Toddler found alive in earthquake rubble

KHILARI - A 19-month-old girl was plucked alive from beneath the rubble of her home yesterday, five days after India's worst earthquake in 50 years turned her village into a graveyard, army rescuers said.

Priyanka Wagle was found underneath her overturned cot buried in rubble more than one metre (three feet) deep, said Brigadier Pritam Singh, whose unit found the child in the village of Khilari. 'This is a miracle, for which we thank the Almighty,' Brigadier Singh said.

Priyanka was only the ninth person found alive by army rescuers following Thursday's quake, which measured 6.4 on the Richter scale and flattened hundreds of homes across more than 70 villages in western India. Up to 22,000 people died and 150,000 have been made homeless. Most of those saved were pulled out by relatives or civilian volunteers soon after stone walls crushed families as they slept .

The baby was discovered when her father, Venkat Wagle, returned to Khilari to arrange her cremation, assuming she had died. She was unearthed by Lieutenant Suneet Baxi alongside several other family members who had died. As she was pulled out she asked for water and her mother, Brigadier Singh said. She was given milk and fruit juice and was taken to the hospital where her mother is recovering.

'She's a national treasure. We have to save her,' said Brigadier Singh. The army began bulldozing the rubble on Sunday after giving up hope of finding more survivors.

India's Prime Minister, Narasimha Rao, promised yesterday to meet the cost of rebuilding razed villages and help those made homeless to start a new life.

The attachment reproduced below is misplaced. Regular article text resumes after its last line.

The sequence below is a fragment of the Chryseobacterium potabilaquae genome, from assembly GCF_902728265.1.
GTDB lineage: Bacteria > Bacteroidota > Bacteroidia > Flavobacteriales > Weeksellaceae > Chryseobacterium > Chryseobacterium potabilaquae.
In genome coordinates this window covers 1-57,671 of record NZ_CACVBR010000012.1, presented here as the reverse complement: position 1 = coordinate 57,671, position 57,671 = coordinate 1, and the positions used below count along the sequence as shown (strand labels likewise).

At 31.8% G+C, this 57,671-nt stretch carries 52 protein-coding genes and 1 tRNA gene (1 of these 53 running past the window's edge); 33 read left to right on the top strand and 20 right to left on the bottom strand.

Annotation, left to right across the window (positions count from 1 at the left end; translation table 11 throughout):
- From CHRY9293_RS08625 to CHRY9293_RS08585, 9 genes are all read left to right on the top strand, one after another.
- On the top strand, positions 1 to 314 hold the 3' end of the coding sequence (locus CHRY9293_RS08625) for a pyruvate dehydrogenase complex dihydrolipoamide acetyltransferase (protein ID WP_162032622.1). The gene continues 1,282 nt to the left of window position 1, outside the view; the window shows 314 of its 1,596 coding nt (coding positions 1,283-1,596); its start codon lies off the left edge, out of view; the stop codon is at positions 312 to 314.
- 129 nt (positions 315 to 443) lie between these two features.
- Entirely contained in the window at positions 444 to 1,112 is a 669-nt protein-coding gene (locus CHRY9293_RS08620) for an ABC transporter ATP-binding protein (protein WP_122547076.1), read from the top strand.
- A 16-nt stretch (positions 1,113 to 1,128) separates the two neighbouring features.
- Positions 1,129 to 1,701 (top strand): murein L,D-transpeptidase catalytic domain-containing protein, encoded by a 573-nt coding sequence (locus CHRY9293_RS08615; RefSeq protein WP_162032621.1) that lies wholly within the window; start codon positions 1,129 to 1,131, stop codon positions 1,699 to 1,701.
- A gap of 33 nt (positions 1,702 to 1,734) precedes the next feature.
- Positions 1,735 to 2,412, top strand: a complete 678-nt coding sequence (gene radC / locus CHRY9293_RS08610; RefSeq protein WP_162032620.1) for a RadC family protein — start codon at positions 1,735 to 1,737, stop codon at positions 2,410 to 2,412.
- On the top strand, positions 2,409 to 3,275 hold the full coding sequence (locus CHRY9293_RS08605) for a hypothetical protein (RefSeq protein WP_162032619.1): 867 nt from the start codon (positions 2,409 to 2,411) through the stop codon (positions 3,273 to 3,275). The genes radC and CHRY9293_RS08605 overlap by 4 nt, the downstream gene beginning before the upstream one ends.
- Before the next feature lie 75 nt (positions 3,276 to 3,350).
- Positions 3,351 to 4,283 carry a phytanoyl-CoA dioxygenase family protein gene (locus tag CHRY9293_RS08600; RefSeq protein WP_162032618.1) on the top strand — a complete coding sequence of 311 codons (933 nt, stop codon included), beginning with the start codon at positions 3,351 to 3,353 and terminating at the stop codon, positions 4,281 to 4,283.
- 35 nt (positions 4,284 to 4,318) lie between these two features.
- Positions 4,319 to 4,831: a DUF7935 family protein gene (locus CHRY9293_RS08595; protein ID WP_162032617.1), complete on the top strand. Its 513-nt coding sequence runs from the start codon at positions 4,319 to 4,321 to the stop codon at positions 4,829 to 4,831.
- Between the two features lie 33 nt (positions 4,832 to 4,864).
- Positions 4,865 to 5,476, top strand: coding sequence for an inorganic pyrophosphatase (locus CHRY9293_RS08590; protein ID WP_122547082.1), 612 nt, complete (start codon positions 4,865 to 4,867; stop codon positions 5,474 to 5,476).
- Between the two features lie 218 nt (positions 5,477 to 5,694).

''There's never been such a huge earthquake in the region in our living memory,' he told reporters. 'I hope to God the death-toll is not what is being reported by newspapers.' Some local newspapers had put the toll as high as 44,000. But government officials say the figure is likely to be less than earlier feared, probably up to 22,000.

International aid began to pour in yesterday for the victims. After visiting two of the devastated villages, Khilari and Sastur, Mr Rao announced he would accept World Bank aid for a rebuilding programme. 'I am hopeful a new life will begin for them,' he said.

'Construction costs of the villages will be fully met,' the Prime Minister added. He said the government would also launch a complete seismological mapping of the area to discover hidden fault-lines. Sharad Pawar, Chief Minister of Maharashtra state, said the cost of rebuilding 52 villages wholly or partially demolished was estimated at 3.50bn rupees ( pounds 76m).

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